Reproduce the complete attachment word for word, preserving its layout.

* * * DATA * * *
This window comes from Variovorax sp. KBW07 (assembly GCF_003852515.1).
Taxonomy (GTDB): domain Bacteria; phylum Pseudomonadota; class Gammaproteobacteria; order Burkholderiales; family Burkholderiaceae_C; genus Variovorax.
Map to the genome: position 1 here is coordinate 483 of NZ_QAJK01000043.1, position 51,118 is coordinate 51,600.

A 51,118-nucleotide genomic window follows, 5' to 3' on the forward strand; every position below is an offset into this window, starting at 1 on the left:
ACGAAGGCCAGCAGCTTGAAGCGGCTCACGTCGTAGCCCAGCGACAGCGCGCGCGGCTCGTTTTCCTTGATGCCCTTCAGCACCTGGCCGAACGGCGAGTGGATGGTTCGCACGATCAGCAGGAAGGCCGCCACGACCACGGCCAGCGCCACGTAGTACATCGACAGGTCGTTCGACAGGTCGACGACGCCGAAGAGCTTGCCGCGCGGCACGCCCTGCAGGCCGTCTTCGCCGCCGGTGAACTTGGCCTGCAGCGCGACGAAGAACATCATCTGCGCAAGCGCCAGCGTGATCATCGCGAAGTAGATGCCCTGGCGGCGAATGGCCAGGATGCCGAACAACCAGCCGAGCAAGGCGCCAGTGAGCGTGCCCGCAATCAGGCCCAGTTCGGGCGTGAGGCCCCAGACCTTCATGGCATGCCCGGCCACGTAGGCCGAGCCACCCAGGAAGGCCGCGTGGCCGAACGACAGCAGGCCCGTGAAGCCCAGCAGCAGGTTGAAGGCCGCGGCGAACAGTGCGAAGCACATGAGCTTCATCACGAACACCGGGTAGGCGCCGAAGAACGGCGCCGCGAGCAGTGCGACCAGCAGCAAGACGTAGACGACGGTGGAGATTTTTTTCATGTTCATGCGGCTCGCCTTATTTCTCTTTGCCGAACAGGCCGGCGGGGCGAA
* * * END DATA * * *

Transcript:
This window comes from Variovorax sp. KBW07 (assembly GCF_003852515.1).
Taxonomy (GTDB): domain Bacteria; phylum Pseudomonadota; class Gammaproteobacteria; order Burkholderiales; family Burkholderiaceae_C; genus Variovorax.
Map to the genome: position 1 here is coordinate 483 of NZ_QAJK01000043.1, position 51,118 is coordinate 51,600.

A 51,118-nucleotide genomic window follows, 5' to 3' on the forward strand; every position below is an offset into this window, starting at 1 on the left:
ACGAAGGCCAGCAGCTTGAAGCGGCTCACGTCGTAGCCCAGCGACAGCGCGCGCGGCTCGTTTTCCTTGATGCCCTTCAGCACCTGGCCGAACGGCGAGTGGATGGTTCGCACGATCAGCAGGAAGGCCGCCACGACCACGGCCAGCGCCACGTAGTACATCGACAGGTCGTTCGACAGGTCGACGACGCCGAAGAGCTTGCCGCGCGGCACGCCCTGCAGGCCGTCTTCGCCGCCGGTGAACTTGGCCTGCAGCGCGACGAAGAACATCATCTGCGCAAGCGCCAGCGTGATCATCGCGAAGTAGATGCCCTGGCGGCGAATGGCCAGGATGCCGAACAACCAGCCGAGCAAGGCGCCAGTGAGCGTGCCCGCAATCAGGCCCAGTTCGGGCGTGAGGCCCCAGACCTTCATGGCATGCCCGGCCACGTAGGCCGAGCCACCCAGGAAGGCCGCGTGGCCGAACGACAGCAGGCCCGTGAAGCCCAGCAGCAGGTTGAAGGCCGCGGCGAACAGTGCGAAGCACATGAGCTTCATCACGAACACCGGGTAGGCGCCGAAGAACGGCGCCGCGAGCAGTGCGACCAGCAGCAAGACGTAGACGACGGTGGAGATTTTTTTCATGTTCATGCGGCTCGCCTTATTTCTCTTTGCCGAACAGGCCGGCGGGGCGAA